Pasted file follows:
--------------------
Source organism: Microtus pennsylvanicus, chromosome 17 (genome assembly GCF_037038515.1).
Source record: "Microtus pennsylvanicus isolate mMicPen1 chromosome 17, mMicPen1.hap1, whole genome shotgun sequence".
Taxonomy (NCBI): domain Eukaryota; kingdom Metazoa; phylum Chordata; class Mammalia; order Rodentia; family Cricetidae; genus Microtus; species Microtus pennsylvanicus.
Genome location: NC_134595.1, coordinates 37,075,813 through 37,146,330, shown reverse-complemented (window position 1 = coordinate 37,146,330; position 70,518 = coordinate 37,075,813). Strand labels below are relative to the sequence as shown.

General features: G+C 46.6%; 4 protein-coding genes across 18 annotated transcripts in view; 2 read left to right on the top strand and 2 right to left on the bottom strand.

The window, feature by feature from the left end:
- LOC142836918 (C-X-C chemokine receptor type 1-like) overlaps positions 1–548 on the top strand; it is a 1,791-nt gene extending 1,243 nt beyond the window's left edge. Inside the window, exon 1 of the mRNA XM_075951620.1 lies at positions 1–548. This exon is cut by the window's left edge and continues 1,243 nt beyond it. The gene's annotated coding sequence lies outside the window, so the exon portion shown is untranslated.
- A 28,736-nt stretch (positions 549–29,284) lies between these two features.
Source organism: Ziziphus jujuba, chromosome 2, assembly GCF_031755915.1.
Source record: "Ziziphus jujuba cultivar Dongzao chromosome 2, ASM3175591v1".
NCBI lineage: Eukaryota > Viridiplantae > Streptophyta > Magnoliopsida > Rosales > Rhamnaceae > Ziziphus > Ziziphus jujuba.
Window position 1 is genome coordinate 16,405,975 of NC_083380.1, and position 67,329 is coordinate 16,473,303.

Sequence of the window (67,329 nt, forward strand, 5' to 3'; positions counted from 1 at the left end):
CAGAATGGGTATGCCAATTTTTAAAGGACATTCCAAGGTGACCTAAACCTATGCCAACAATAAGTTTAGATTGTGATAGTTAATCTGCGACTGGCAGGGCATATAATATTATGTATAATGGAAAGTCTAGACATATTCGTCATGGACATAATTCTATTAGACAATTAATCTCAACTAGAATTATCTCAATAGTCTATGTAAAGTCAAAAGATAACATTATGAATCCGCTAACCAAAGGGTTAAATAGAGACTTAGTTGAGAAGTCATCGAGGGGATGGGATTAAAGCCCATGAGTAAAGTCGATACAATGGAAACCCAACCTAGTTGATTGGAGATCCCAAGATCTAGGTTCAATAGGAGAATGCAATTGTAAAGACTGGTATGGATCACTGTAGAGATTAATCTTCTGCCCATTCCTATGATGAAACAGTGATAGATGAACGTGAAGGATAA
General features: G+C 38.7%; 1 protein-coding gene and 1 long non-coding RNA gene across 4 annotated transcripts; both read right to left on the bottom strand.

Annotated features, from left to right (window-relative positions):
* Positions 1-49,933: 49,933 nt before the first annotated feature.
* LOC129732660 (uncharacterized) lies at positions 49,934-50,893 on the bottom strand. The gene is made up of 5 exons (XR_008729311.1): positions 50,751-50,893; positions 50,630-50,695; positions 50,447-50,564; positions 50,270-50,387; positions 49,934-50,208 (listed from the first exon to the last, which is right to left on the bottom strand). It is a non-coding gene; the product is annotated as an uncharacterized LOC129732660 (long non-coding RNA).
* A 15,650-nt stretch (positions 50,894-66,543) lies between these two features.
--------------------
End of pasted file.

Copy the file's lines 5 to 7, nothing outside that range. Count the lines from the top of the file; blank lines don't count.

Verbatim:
General features: G+C 46.6%; 4 protein-coding genes across 18 annotated transcripts in view; 2 read left to right on the top strand and 2 right to left on the bottom strand.

The window, feature by feature from the left end:
- LOC142836918 (C-X-C chemokine receptor type 1-like) overlaps positions 1–548 on the top strand; it is a 1,791-nt gene extending 1,243 nt beyond the window's left edge. Inside the window, exon 1 of the mRNA XM_075951620.1 lies at positions 1–548. This exon is cut by the window's left edge and continues 1,243 nt beyond it. The gene's annotated coding sequence lies outside the window, so the exon portion shown is untranslated.